An ancient city grapples with modern challenges

09:54, December 20, 2010      

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The Ancient City of Pingyao has endured for 2,700 years and can boast that it remains nearly identical to its appearance during the Ming (1368-1644) and Qing (1644-1911) dynasties. As one of the best-preserved ancient cities in China, it attracts many tourists from home and abroad each year. Yet the demands of preserving that rich history have the town facing a paradoxical dilemma -- in order to preserve the town it must force thousands of its residents to relocate, and this process has the town confronting unprecedented challenges.

The good news arrived in 1997 -- UNESCO placed Pingyao on its World Heritage List. Then the bad news -- if you lived in the city there was a good chance you'd be asked to find a new place to live, as the city government announced that half its population should move out by 2005 for the protection of the town. Thirteen years later, however, only 15,000 residents have moved out, which has left 35,000 residents still in the city -- 20,000 is the presumed maximum capacity, and what's more troubling for city administrators is that recently the population has been increasing.

Handyman Zhang Yumin, 47, mounts his shabby, creaking tricycle each morning and sets out to earn money to support his family. The tricycle clanks and rattles as it labors over the stone streets.

Zhang and his family live in a tiny 15-square-meter room with a bed occupying nearly half of it. Shelves, wardrobes, kitchenware, a stove and a second-hand TV leave little room for maneuver. There's no heating system in the town, so they have to burn coal and firewood in winter. Before his son headed to college, Zhang, his wife and son slept on the same bed while their daughter had to live with her grandmother.

"I can earn as much as 1,500 yuan ($225.37) a month, which barely supports the whole family," Zhang said with a sigh. He gives his son 800-900 yuan ($120.2-135.22) every month for his living expenses and pays his daughter's 2,500-yuan ($375.61) tuition each semester.

Zhang's circumstances are not rare in Pingyao. Life outside the ancient town offers more conveniences, with hospitals, schools and public buses, but leaving is extremely difficult. Like Zhang, most residents have low-income jobs and are barely making ends meet. With limited subsidies available, they cannot afford housings in the new area, which cost from 2,000 to 3,000 yuan ($300.49-450.74) per square meter.

Yin Baobao, an official from the Pingyao Administration of Cultural Heritage, emphasized the pressures in attempting to balance cultural preservation with a large population.

"It is like sitting on the top of a volcano every day," Yin said.

A staff member from Pingyao Administration Committee said the water and electricity facilities were all constructed in the 1960s. As tourism boomed in recent years, these facilities and infrastructure no longer meet today's needs. If the city can't move more residents out expeditiously, the town will die -- forget any new development, the staff member added.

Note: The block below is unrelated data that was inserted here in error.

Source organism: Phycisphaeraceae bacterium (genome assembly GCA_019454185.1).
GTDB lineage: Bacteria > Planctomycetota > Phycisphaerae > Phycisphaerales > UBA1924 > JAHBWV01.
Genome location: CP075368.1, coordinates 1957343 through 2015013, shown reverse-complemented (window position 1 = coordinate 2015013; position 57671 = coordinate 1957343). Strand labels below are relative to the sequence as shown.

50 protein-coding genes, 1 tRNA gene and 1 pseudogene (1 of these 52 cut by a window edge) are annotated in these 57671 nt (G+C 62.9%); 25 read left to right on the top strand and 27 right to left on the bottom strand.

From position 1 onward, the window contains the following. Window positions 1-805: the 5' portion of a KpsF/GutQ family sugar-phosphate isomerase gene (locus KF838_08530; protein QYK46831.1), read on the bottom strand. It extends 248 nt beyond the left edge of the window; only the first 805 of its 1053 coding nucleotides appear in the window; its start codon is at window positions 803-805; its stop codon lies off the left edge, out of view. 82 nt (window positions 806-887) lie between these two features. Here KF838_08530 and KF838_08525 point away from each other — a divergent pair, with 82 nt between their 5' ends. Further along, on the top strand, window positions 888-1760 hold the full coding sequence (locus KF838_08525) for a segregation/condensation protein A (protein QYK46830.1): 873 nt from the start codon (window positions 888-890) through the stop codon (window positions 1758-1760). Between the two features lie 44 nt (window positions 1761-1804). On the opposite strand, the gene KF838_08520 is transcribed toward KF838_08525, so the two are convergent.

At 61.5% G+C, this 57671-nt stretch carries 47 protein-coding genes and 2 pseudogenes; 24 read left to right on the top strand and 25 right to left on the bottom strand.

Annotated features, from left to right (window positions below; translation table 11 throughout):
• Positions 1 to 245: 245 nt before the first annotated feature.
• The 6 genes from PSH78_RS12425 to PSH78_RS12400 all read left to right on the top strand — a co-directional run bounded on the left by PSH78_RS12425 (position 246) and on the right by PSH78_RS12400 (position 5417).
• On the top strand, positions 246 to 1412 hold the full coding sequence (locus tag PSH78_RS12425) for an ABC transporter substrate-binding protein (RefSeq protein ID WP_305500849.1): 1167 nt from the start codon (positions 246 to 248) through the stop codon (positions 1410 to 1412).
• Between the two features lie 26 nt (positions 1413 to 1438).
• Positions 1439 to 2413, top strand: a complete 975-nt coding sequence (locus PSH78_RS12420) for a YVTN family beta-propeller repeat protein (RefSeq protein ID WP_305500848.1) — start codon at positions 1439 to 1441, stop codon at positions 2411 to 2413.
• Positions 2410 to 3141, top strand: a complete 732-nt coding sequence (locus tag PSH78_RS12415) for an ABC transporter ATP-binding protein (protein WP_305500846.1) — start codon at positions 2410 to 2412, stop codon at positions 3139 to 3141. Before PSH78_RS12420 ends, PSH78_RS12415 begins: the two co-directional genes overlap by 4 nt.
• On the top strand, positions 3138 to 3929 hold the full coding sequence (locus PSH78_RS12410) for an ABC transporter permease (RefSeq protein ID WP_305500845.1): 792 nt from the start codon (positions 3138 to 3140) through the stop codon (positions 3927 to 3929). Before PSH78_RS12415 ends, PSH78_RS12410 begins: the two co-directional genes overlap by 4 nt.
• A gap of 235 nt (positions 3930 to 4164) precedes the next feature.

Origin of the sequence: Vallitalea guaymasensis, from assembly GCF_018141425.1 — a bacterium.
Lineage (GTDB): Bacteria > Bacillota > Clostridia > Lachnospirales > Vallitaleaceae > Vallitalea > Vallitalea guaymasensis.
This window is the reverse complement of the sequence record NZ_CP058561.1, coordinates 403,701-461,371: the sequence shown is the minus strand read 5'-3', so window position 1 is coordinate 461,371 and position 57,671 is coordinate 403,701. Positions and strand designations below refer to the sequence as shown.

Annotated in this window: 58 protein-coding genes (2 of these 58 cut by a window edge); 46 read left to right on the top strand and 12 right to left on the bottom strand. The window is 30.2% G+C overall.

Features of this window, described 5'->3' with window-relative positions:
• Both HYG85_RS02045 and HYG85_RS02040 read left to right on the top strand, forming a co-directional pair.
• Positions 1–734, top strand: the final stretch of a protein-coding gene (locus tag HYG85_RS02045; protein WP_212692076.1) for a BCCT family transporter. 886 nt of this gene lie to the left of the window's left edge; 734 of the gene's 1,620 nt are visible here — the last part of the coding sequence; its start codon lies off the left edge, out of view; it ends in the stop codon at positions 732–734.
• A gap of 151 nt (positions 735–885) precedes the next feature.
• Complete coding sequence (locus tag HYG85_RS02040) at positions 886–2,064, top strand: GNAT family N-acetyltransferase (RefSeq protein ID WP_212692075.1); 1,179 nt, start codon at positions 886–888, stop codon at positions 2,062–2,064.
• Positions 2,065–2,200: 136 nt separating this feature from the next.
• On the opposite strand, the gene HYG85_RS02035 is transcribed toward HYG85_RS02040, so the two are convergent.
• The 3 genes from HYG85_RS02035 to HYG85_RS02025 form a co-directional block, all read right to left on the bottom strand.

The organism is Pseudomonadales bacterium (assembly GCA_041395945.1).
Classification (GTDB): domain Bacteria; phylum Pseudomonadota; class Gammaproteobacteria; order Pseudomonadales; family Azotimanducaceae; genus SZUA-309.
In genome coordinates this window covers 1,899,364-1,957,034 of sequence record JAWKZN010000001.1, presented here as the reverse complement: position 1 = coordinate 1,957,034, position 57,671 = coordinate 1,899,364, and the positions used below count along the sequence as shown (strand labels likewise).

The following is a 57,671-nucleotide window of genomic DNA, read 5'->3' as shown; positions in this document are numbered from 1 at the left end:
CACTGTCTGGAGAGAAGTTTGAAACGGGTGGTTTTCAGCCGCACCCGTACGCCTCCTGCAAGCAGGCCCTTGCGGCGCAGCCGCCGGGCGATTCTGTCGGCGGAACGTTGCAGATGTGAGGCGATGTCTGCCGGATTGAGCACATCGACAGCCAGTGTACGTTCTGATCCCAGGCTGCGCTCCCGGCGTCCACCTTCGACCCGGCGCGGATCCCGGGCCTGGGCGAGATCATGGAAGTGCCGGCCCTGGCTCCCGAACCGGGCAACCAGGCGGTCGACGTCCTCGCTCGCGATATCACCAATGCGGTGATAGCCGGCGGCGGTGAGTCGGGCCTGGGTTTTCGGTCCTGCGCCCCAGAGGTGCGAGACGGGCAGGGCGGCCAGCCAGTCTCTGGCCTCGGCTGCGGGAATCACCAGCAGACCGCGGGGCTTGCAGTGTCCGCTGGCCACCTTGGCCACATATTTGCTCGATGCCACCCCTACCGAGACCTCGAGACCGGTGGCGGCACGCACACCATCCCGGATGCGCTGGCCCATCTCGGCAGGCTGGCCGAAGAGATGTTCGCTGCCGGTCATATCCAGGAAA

A large population causes many significant problems for a historic town, said Liu Jianchang, vice director of the Pingyao Tourism Bureau.

"Most of the houses in the town are made of wood, so if there's a fire, the whole town will burn down. Some residents set up street stalls without a license; bicycles, cars, motorcycles and battery vehicles congest the crowded town streets even further. Tourists don't come to see this," Liu said.

However, the relocation process has proved exorbitantly expensive. The city requires more than 2 billion yuan ($300.49 million) for the new city being built for relocated residents, and also reconstructing Pingyao. Yet the city's annual revenue last year was only 730 million yuan ($109.68 million), which is far from sufficient.

Administrators say great efforts have been made to relocate residents. The city government plans to invest 700 million yuan ($105.17 million) to relocate 15,000 more people.

"We have spent 100 million yuan ($15.02 million) in the past two years. Now we have a new loan of 600 million yuan ($90.15 million) from the Export-Import Bank of China for the construction of the new city and the protection of the cultural relics for the next three years," Liu said in a released statement.

"Part of the funds will be used for the maintenance and repair of old buildings, some of which will be turned into nice hotels to accommodate the increasing numbers of tourists from all over the world," he added.

To make up for the shortage of funds, the city has increased the admission fee to Pingyao many times, and the new increase, from 100 yuan ($15.02) to 125 yuan ($18.78), will take effect next March. Nevertheless, the income it generates remains far short of the city's needs.

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